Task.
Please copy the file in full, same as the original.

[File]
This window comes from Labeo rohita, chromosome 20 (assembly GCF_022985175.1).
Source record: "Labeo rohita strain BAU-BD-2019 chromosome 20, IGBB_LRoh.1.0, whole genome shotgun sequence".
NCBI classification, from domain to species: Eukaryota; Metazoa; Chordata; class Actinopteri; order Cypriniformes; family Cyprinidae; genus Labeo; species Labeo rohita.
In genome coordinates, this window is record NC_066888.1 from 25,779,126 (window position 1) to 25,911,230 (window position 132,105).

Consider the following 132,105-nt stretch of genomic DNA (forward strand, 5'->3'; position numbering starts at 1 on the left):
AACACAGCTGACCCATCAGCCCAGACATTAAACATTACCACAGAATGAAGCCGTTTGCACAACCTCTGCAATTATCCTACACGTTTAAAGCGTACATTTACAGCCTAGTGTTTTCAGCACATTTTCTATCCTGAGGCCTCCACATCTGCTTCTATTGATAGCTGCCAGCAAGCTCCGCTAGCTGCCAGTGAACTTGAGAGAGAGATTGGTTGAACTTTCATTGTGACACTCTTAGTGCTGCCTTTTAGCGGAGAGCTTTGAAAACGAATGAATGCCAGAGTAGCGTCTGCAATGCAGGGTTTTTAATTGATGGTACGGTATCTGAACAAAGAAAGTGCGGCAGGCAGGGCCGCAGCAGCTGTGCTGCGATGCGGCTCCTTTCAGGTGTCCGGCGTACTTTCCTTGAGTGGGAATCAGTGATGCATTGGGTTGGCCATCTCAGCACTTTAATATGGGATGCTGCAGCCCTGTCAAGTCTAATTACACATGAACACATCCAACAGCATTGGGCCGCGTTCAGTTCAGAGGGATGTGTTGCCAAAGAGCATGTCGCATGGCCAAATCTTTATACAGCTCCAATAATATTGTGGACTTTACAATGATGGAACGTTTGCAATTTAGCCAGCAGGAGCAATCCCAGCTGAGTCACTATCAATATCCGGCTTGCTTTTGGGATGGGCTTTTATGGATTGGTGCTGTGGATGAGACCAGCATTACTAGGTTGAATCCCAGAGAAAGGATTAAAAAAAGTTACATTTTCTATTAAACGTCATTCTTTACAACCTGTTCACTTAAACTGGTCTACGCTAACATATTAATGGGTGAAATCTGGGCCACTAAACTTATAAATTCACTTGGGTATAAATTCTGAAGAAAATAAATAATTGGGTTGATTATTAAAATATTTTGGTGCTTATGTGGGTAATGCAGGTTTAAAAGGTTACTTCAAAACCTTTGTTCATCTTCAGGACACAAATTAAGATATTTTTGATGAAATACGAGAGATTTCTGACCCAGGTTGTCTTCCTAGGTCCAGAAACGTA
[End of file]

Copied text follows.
This window comes from Labeo rohita, chromosome 20 (assembly GCF_022985175.1).
Source record: "Labeo rohita strain BAU-BD-2019 chromosome 20, IGBB_LRoh.1.0, whole genome shotgun sequence".
NCBI classification, from domain to species: Eukaryota; Metazoa; Chordata; class Actinopteri; order Cypriniformes; family Cyprinidae; genus Labeo; species Labeo rohita.
In genome coordinates, this window is record NC_066888.1 from 25,779,126 (window position 1) to 25,911,230 (window position 132,105).

Consider the following 132,105-nt stretch of genomic DNA (forward strand, 5'->3'; position numbering starts at 1 on the left):
AACACAGCTGACCCATCAGCCCAGACATTAAACATTACCACAGAATGAAGCCGTTTGCACAACCTCTGCAATTATCCTACACGTTTAAAGCGTACATTTACAGCCTAGTGTTTTCAGCACATTTTCTATCCTGAGGCCTCCACATCTGCTTCTATTGATAGCTGCCAGCAAGCTCCGCTAGCTGCCAGTGAACTTGAGAGAGAGATTGGTTGAACTTTCATTGTGACACTCTTAGTGCTGCCTTTTAGCGGAGAGCTTTGAAAACGAATGAATGCCAGAGTAGCGTCTGCAATGCAGGGTTTTTAATTGATGGTACGGTATCTGAACAAAGAAAGTGCGGCAGGCAGGGCCGCAGCAGCTGTGCTGCGATGCGGCTCCTTTCAGGTGTCCGGCGTACTTTCCTTGAGTGGGAATCAGTGATGCATTGGGTTGGCCATCTCAGCACTTTAATATGGGATGCTGCAGCCCTGTCAAGTCTAATTACACATGAACACATCCAACAGCATTGGGCCGCGTTCAGTTCAGAGGGATGTGTTGCCAAAGAGCATGTCGCATGGCCAAATCTTTATACAGCTCCAATAATATTGTGGACTTTACAATGATGGAACGTTTGCAATTTAGCCAGCAGGAGCAATCCCAGCTGAGTCACTATCAATATCCGGCTTGCTTTTGGGATGGGCTTTTATGGATTGGTGCTGTGGATGAGACCAGCATTACTAGGTTGAATCCCAGAGAAAGGATTAAAAAAAGTTACATTTTCTATTAAACGTCATTCTTTACAACCTGTTCACTTAAACTGGTCTACGCTAACATATTAATGGGTGAAATCTGGGCCACTAAACTTATAAATTCACTTGGGTATAAATTCTGAAGAAAATAAATAATTGGGTTGATTATTAAAATATTTTGGTGCTTATGTGGGTAATGCAGGTTTAAAAGGTTACTTCAAAACCTTTGTTCATCTTCAGGACACAAATTAAGATATTTTTGATGAAATACGAGAGATTTCTGACCCAGGTTGTCTTCCTAGGTCCAGAAACGTA